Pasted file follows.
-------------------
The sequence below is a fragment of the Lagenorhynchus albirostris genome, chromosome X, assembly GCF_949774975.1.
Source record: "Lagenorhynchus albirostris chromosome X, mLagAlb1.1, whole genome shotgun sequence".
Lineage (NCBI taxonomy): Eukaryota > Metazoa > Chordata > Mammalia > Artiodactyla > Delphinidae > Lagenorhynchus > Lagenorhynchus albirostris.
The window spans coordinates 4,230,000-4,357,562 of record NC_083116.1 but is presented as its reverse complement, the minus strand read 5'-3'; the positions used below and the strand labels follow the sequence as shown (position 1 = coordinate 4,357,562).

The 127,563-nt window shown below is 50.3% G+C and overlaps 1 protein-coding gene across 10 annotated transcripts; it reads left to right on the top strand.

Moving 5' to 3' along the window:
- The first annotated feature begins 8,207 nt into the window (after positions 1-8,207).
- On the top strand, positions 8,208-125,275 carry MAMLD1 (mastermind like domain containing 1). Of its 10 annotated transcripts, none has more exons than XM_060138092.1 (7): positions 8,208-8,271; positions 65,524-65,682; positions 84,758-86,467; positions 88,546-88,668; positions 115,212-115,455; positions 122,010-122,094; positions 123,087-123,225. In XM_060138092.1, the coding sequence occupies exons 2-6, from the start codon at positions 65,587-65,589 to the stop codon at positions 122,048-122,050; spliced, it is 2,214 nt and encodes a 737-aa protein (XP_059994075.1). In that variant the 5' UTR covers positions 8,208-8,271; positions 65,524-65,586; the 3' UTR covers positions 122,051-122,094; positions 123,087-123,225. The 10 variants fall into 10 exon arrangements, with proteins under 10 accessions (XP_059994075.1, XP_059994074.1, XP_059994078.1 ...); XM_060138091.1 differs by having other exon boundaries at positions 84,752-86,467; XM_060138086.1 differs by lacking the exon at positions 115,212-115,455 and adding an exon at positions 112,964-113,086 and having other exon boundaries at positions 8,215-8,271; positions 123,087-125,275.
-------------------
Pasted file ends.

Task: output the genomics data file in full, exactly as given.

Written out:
The sequence below is a fragment of the Lagenorhynchus albirostris genome, chromosome X, assembly GCF_949774975.1.
Source record: "Lagenorhynchus albirostris chromosome X, mLagAlb1.1, whole genome shotgun sequence".
Lineage (NCBI taxonomy): Eukaryota > Metazoa > Chordata > Mammalia > Artiodactyla > Delphinidae > Lagenorhynchus > Lagenorhynchus albirostris.
The window spans coordinates 4,230,000-4,357,562 of record NC_083116.1 but is presented as its reverse complement, the minus strand read 5'-3'; the positions used below and the strand labels follow the sequence as shown (position 1 = coordinate 4,357,562).

The 127,563-nt window shown below is 50.3% G+C and overlaps 1 protein-coding gene across 10 annotated transcripts; it reads left to right on the top strand.

Moving 5' to 3' along the window:
- The first annotated feature begins 8,207 nt into the window (after positions 1-8,207).
- On the top strand, positions 8,208-125,275 carry MAMLD1 (mastermind like domain containing 1). Of its 10 annotated transcripts, none has more exons than XM_060138092.1 (7): positions 8,208-8,271; positions 65,524-65,682; positions 84,758-86,467; positions 88,546-88,668; positions 115,212-115,455; positions 122,010-122,094; positions 123,087-123,225. In XM_060138092.1, the coding sequence occupies exons 2-6, from the start codon at positions 65,587-65,589 to the stop codon at positions 122,048-122,050; spliced, it is 2,214 nt and encodes a 737-aa protein (XP_059994075.1). In that variant the 5' UTR covers positions 8,208-8,271; positions 65,524-65,586; the 3' UTR covers positions 122,051-122,094; positions 123,087-123,225. The 10 variants fall into 10 exon arrangements, with proteins under 10 accessions (XP_059994075.1, XP_059994074.1, XP_059994078.1 ...); XM_060138091.1 differs by having other exon boundaries at positions 84,752-86,467; XM_060138086.1 differs by lacking the exon at positions 115,212-115,455 and adding an exon at positions 112,964-113,086 and having other exon boundaries at positions 8,215-8,271; positions 123,087-125,275.